and effects are said to be superb. The last
act. the millionaire's drawing-room, 'is
said to be the handsomest and most ex
pensive stage setting that has ever been
"Uncle Tom's Obln."
When will the time come when "Uncle
Tom's Cabin" will lose Its charm to the
rising generation? Judging by its present
freshness, its alluring powers will be pe
rennial. There-is something in the skill
ful combination of the pathetic and hu-
morous tbs-t never fall to- fascinate, rod
the story that it tells of the suffering of
of the poor slaves appeals directly to the
finest sensibilities of the human soul.
The Ed F. Davis colossal "Uncle Tom's
Cabin" company will appear at the Metro
politan Theater one week, starting tomor
row 'night. The sale of seats opens this
Inorning at 16 o'clock
. 8ons& and His Band.
The sale of seats for the SoUsa's Band
concerts- will open this hiorning at 10 A.
M. The band gives two concerts at the
Marquatai Grand, Tuesday afternoon and
evening, February 26.
An interested observer of tho Sousa
concerts this season has made tho dis
covery that the popular bandmaster and
composer has started a second edition In
nis tamous collection oi meaais. insieao.
of the glittering array of bejeweled dec
orations, that formerly covered complete
ly the manly chest of the "March King,"
there now may be seen four simple med
als defending from varl-colorcd ribbons.
The first, and the one that Sousa prizes
most, is the sprockeUshaped badge that
was the official emblem of the Sixth
Army Corps in the Spanish-American war.
hanging from the American colors. It
will be remembered that Sousa was ap
pointed musical director with the rank of
Captain on the staff of Major-General
James H. Wilson, but the war closed be
fore the Sixth Corps was called Into act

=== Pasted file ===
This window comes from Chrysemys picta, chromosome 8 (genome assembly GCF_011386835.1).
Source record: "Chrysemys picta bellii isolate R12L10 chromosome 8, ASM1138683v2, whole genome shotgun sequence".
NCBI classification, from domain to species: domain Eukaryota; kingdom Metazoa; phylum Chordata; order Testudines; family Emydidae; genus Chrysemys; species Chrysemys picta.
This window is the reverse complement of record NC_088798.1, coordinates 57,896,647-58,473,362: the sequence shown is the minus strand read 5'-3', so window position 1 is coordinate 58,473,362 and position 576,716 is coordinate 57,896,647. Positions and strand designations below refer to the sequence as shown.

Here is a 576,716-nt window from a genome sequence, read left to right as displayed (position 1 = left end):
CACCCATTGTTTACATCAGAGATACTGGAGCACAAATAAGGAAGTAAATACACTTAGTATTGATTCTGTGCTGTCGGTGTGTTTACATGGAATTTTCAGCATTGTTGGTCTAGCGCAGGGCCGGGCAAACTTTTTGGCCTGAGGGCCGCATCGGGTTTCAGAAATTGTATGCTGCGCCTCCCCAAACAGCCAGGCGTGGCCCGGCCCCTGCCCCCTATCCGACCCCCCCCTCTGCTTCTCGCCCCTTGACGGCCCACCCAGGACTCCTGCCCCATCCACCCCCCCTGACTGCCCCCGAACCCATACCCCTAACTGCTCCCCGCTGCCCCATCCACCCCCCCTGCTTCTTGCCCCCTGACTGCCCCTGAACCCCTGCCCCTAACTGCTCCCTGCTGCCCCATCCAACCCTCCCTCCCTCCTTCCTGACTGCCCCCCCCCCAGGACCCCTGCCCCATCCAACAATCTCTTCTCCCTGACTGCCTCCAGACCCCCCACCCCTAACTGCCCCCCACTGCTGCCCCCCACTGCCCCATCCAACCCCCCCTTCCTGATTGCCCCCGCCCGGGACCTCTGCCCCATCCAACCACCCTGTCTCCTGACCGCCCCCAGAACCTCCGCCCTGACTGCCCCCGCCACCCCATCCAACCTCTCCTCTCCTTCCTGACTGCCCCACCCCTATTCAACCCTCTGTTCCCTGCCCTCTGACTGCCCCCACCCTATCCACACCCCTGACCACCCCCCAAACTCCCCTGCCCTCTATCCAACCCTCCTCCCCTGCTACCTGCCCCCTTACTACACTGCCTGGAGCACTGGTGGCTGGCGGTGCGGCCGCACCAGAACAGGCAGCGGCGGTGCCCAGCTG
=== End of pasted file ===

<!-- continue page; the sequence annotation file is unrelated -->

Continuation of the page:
ive service, and tho bandmaster had no
opportunity to achieve martial glory on
the. field of battle. The corps badge was
sent to' Sousa by General Wilson at
AND POLICE COMMISSIONERS.
Paris before the General was ordered to
The assisting soloists are Blanche Duf
field. soprano, and Bertha Bucklin. vio
Ther Are as Varied as Those of the
CASCADE LOCKS, Or., Feb. 20. (To
the Editor.) Your correspondent of the
ISth Inst., who signs her letter "A
Mother," may be willing to burden her
sex with the responsibility tor a the
fuuitd una vice.8 of mankind, but I doubt
if other mothers who consider it not only
their privilege but their duty to have a
few Ideas not Immediately connected with
their household cares, will be so willing
to acknowledge that they are chiefly to
blame for the existence of the saloons,
gambling dens and other evils Incident
to, our "Christian" civilization. It seems
quite unnecessary for the writer of that
letter to state that she never had time to
think of anything outside of raising her
family, 'for that unfortunate fact is very
If Tve could only rid ourselves of the oid
Idea that In order to be "womanly"
women must confine their thoughts to any
particular subject or class of subjects. It
w;5uld be mucin better for both mothers
ahd children. I'know of no subject which
is of legitimate interest to men In gen
eral which Is not of equally legitimate In
terest to women In general. Science, nat
ural, social and domestic; politics; the
rearing and education of children; the dis
cussion of all social and economic evils,
with a view to their elimination; sports;
literature, art and music are all of real
Interest" and Importance, and should be
no less so to women than to men, and vice
A man does not expend all of his time
and energy In being a father, and it Is
quite possible for a woman to be a successful-mother
and at the same time a
woman, bf Intelligence and wide Interests,
provided that she does not attempt moth
erhood on too large a scale, which Is a
greater- mistake than nofto attempt It at
all. The woman who spends all her time
and "energy in, being a mother at the ex
pense of her development In other ways
will probably have to endure the humilia
tion of seeing her ambitious boys and
girls outgrow her companionship.
As for Mrs. Nation, her Ideas and meth
ods should be considered and judged en
tirely Irrespective of her sex. The fact
that she is a woman reflects neither credit
nor discredit upon her actions. She is
either right or wrong, but she is not
either "womanly" or "unwomanly."
Neither Is she "desexed." whatever that
may mean. This practice of placing one
class tof virtues In one category and call
ing them. "manly," and another class of